‘It’s time for a green judiciary’-A A +A
Wednesday, May 28, 2014
CONCRETE actions must be taken now to ensure the sustainable implementation of efforts to protect the environment.
This was the common sentiment raised by speakers, representing different sectors, on the first day of the ongoing environmental justice forum.
Former Supreme Court (SC) chief justice Hilario Davide Jr. pushed for a “greening” of the country’s judicial system, which he said could be achieved through “creative application of environmental laws, timely disposition of environmental cases, and a commitment to continuing judicial education for courts to be able to keep themselves abreast with developments in environmental laws.”
“The right to environment is the right to life itself,” he said.
Davide spoke during the opening ceremony of the third edition of the forum organized by the University of Cebu-College of Law and the Konrad Adenauer Stiftung last Tuesday night.
“The judiciary must not only keep pace with legal developments in environmental law.
They must also be aware of scientific achievements and advancements which could result in either the protection or the destruction of the environment,” Davide said.
Environmentalist-lawyer Antonio Oposa Sr., for his part, told forum participants yesterday that government must reduce the number of vehicles in the streets to lessen pollution and provide bigger sidewalks and bicycle lanes for commuters.
Citing a study that shows that only one percent of the people own cars and that the rest are commuters, Oposa said what is happening now is that government is giving convenience to car owners by allowing them to park on major roads while commuters have no sidewalk to pass through.
“The roads were constructed with people’s taxes but the government manifests partiality to a segment of society to the detriment of the 99 percent. That is unequal protection of the law,” Oposa said.
Another speaker, Professor Emeritus Koh Kheng Lian of the National University of Singapore, stressed the need for good governance to have an effective disaster management.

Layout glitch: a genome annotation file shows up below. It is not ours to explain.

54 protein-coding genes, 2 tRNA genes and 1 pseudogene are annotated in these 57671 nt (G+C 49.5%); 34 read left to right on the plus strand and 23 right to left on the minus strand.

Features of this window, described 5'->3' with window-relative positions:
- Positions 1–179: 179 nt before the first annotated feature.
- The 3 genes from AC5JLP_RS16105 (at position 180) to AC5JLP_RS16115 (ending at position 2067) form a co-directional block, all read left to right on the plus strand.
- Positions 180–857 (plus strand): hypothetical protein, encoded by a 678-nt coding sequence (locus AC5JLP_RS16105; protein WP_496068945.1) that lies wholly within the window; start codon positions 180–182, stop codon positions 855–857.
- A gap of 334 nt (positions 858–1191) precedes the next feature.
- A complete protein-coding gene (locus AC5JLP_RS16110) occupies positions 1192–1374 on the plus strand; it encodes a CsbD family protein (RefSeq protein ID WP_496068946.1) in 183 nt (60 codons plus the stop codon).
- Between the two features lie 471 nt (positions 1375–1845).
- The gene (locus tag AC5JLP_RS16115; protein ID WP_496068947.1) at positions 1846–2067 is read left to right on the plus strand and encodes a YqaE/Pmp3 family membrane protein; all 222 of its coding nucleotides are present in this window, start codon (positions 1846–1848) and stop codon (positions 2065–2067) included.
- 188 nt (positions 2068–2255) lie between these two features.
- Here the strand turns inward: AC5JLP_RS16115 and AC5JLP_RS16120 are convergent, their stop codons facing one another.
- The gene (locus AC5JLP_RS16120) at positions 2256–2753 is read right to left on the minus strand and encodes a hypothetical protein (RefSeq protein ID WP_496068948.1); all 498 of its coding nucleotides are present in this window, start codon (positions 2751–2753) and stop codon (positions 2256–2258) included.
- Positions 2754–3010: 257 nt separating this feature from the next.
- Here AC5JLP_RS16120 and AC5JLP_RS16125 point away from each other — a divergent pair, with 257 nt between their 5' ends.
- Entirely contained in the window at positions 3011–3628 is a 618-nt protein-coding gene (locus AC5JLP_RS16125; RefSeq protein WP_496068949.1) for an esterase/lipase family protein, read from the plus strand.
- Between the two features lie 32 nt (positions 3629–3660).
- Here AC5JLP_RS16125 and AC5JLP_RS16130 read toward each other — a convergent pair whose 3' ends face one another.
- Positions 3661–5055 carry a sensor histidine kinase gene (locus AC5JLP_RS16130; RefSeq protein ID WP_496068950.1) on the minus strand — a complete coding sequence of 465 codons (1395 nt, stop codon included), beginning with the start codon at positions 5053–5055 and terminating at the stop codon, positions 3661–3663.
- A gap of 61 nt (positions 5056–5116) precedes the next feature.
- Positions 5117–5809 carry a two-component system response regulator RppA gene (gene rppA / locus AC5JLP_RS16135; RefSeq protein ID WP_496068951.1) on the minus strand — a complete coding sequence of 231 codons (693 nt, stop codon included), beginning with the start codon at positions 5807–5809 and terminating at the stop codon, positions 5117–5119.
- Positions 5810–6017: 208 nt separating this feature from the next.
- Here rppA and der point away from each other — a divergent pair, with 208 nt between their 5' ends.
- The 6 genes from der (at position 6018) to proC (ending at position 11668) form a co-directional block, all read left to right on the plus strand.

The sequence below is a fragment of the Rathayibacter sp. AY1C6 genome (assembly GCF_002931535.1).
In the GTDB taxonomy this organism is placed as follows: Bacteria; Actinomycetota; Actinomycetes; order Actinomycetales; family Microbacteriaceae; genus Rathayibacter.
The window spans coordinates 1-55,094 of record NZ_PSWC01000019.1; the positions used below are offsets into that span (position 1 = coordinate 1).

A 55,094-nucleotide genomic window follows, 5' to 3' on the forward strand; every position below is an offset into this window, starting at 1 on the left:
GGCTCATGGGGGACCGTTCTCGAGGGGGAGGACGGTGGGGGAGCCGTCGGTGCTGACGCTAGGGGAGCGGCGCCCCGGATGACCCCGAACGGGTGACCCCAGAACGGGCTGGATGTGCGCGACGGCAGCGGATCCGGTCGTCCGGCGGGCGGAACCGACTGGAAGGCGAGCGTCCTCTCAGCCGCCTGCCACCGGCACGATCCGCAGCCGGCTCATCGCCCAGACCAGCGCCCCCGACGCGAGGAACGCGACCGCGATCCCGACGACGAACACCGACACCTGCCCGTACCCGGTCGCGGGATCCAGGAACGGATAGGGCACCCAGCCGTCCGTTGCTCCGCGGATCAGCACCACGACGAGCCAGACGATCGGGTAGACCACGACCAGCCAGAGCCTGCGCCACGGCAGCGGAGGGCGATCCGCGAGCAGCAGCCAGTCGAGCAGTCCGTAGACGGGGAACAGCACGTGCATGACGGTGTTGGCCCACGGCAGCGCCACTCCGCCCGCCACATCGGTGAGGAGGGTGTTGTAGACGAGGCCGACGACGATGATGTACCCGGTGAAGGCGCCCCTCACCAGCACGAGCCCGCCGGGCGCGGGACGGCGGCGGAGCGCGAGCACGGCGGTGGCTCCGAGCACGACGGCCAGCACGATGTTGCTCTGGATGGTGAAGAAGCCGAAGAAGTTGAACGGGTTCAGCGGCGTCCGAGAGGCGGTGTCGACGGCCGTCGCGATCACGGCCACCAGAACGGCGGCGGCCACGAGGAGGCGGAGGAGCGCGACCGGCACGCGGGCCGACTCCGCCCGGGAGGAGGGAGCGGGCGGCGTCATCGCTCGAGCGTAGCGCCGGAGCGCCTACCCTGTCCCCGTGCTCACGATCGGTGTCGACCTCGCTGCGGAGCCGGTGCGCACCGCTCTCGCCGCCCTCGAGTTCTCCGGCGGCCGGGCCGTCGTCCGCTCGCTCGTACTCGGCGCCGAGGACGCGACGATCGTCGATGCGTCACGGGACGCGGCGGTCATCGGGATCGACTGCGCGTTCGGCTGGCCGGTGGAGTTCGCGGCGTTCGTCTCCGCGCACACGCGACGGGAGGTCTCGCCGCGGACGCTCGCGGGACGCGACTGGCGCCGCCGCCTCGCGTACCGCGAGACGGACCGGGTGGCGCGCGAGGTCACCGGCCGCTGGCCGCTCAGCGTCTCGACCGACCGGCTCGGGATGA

Citing the devastation caused by super typhoon Yolanda, Lian said that while nations were competing to donate, there was no proper report on who actually received the assistance.
“Corruption and red tape can jeopardize all (disaster management) efforts,” Lian said.
During his opening remarks Tuesday night, Davide lauded Oposa, a Ramon Magsaysay Award winner for his environmental activism, and fellow lawyer Gloria Estenzo-Ramos for their contributions in environmental justice.
“It was (Oposa) who initially provoked the (SC) to be a ‘green’ court by giving it the historic opportunity to enshrine in our jurisprudence the doctrine of
intergenerational responsibility and intergenerational justice as twin concepts embraced in the right of the people to a balanced and healthful ecology in accord with the rhythm and harmony of nature as mandated by the 1987 Constitution,”” said Davide.
Davide was referring to the 1993 landmark case of Minors Oposa et al. vs. Factoran, et. al., which 43 children petitioners, through their parents, filed before the SC to stop deforestation.
The SC ruled in favor of the children, stating that their right to a healthy environment carried with it an obligation to preserve that environment for the succeeding generations.
This jurisprudence is known today in the international legal circles as “Oposa doctrine,” said Davide.
Aside from the Oposa doctrine, Davide said the Writ of Kalikasan and Writ of Continuing Mandamus are included in the new Rules of Procedures.
Writ of Kalikasan was made for the protection one’s right to “a balanced and healthful ecology in accord with the rhythm and harmony of nature.”
Writ of Continuing Mandamus, on the other hand, is an “extensive, persistent and continuing” order of the court to implement an action plan to address environmental decline, said Davide.
Published in the Sun.Star Cebu newspaper on May 29, 2014.